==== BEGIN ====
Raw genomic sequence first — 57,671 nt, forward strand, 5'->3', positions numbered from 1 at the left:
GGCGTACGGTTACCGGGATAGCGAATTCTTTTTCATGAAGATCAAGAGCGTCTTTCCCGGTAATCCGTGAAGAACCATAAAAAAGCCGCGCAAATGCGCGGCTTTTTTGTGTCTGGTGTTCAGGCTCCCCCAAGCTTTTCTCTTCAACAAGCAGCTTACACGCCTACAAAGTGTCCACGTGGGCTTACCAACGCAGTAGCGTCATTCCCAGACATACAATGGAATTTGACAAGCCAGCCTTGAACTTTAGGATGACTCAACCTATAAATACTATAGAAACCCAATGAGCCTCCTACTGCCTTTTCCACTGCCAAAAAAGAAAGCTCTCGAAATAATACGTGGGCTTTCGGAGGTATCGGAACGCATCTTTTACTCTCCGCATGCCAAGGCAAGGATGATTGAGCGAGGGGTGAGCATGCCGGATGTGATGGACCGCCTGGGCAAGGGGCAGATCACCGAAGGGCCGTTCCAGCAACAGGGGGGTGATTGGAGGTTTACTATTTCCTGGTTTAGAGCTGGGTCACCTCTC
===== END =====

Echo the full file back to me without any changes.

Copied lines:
Raw genomic sequence first — 57,671 nt, forward strand, 5'->3', positions numbered from 1 at the left:
GGCGTACGGTTACCGGGATAGCGAATTCTTTTTCATGAAGATCAAGAGCGTCTTTCCCGGTAATCCGTGAAGAACCATAAAAAAGCCGCGCAAATGCGCGGCTTTTTTGTGTCTGGTGTTCAGGCTCCCCCAAGCTTTTCTCTTCAACAAGCAGCTTACACGCCTACAAAGTGTCCACGTGGGCTTACCAACGCAGTAGCGTCATTCCCAGACATACAATGGAATTTGACAAGCCAGCCTTGAACTTTAGGATGACTCAACCTATAAATACTATAGAAACCCAATGAGCCTCCTACTGCCTTTTCCACTGCCAAAAAAGAAAGCTCTCGAAATAATACGTGGGCTTTCGGAGGTATCGGAACGCATCTTTTACTCTCCGCATGCCAAGGCAAGGATGATTGAGCGAGGGGTGAGCATGCCGGATGTGATGGACCGCCTGGGCAAGGGGCAGATCACCGAAGGGCCGTTCCAGCAACAGGGGGGTGATTGGAGGTTTACTATTTCCTGGTTTAGAGCTGGGTCACCTCTC